5 Board Game Cafes to Hit Up in Metro Vancouver
20+ Vancouver Restaurants Offering Valentine’s Day Specials in 2023
Best Thing I Ate All Week: (Gluten-Free!) Fried Chicken from Maxine’s Cafe and Bar
A Radical Idea: Celebrate Robbie Burns With These 3 Made-in-BC Single Malts
Wine Collab of the Week: A Red Wine for Overthinkers Who Love Curry
Dry January Mocktail Recipe: Archer’s Rhubarb Sour
5 Things to Do in Vancouver This Week (February 6 to 12)
Photos from Vanmag’s 2023 Power 50 Celebration
Vanmag’s 2023 Power 50 List
Explore the Rockies by Rail with Rocky Mountaineer
The Ultimate Winter Staycation Guide 2023: 6 Great Places to Explore in B.C.
B.C. Winter Staycation Guide 2023: 48 Hours in Tofino
7 Weekender Bags to Travel the World With in 2023
Protected: The Future of Beauty: How One Medical Aesthetics Clinic is Changing the Game
5 Super-Affordable Wedding Venues in Metro Vancouver and the Fraser Valley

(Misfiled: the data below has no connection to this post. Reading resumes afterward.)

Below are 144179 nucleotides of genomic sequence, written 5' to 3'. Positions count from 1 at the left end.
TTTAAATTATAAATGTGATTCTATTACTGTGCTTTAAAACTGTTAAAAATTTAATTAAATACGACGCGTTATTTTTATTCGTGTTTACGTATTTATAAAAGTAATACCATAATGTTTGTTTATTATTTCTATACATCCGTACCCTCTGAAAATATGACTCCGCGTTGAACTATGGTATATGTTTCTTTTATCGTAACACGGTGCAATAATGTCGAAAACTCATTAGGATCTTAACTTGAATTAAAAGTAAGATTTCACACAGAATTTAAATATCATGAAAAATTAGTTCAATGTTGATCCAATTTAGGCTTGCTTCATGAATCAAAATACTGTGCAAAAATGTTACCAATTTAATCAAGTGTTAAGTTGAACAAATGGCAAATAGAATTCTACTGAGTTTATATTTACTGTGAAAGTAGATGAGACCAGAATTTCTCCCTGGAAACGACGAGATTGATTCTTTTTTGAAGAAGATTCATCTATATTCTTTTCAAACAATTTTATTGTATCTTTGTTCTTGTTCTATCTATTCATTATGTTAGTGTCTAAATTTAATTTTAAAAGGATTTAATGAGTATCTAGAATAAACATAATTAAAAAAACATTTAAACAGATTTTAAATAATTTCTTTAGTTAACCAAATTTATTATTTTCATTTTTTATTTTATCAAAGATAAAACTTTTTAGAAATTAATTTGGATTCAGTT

If you think you know everything about VIFF, think again. In this, its 37th year, the Vancouver International Film Festival has raised the game and thrown its hat in with hip hop.First up is an interactive multi-turntable digital extravaganza conceptualized and orchestrated by master Canadian DJ Kid Koala. An individual artwork created on the night, Satellite involves 50 turntables operated by the audience (in groups of four) who follow lighting changes in the room as their guide to building a collective wall of sound.“It’s a buffet, a Korean BBQ of music,” laughs local events wunderkind Ken Tsui. Tsui has been with VIFF for a few years in different roles, but this year’s VIFF Live! marks his first full program. A cinephile and self-described “pop culture-obsessed Millennial,” Tsui says he wants to open VIFF up to those who might think the festival has nothing to offer them.“I’ve been a big fan of Kid Koala for years,” he says. “This is something really different—it places the audience into the creative space. Not only are you playing on one of 50 turntables, there’s also an artist creating a live visual landscape inspired and driven by the soundtrack in the room.”Proving he means what he says about new audiences, Tsui notes Satellite is an all-ages show (min. recommended age is 10), offering an exciting and playful opportunity for intergenerational collaboration.More traditional in some ways—a film screened with a live soundtrack—Tsui’s second offering is anything but. RZA: Live From the 36th Chamber sees the multi-talented frontman of Wu-Tang Clan dropping beats from the group’s back catalogue to cult martial arts movie, Lau Kar-leung’s The 36th Chamber of Shaolin. Arguably the hottest ticket — not just of the festival, but the city’s Fall arts season — this ineffably cool collision of hip hop and Kung-fu is destined to add up to far more than the sum of its parts. (Tickets can also be bought for a separate creator talk with RZA at the Rio Theatre.)“Wu-Tang Clan was really important to me growing up. The music made me feel more confident as a Chinese person here. Choosing to bring RZA was really a decision to say to a younger, different audience, ‘I see you, I know you are there’ and to make it clear that VIFF has a space for them.”The Details:Kid Koala Satellite, Annex, Oct. 5-7, 6.30 and 9pm; $40, $30 youth (18 and under).RZA: Live From the 36th Chamber, Orpheum, Oct 9, 8.15pm, $58.RZA: Creator Talk, Rio Theatre, Oct 9, 6pm, $25 (over 19s only).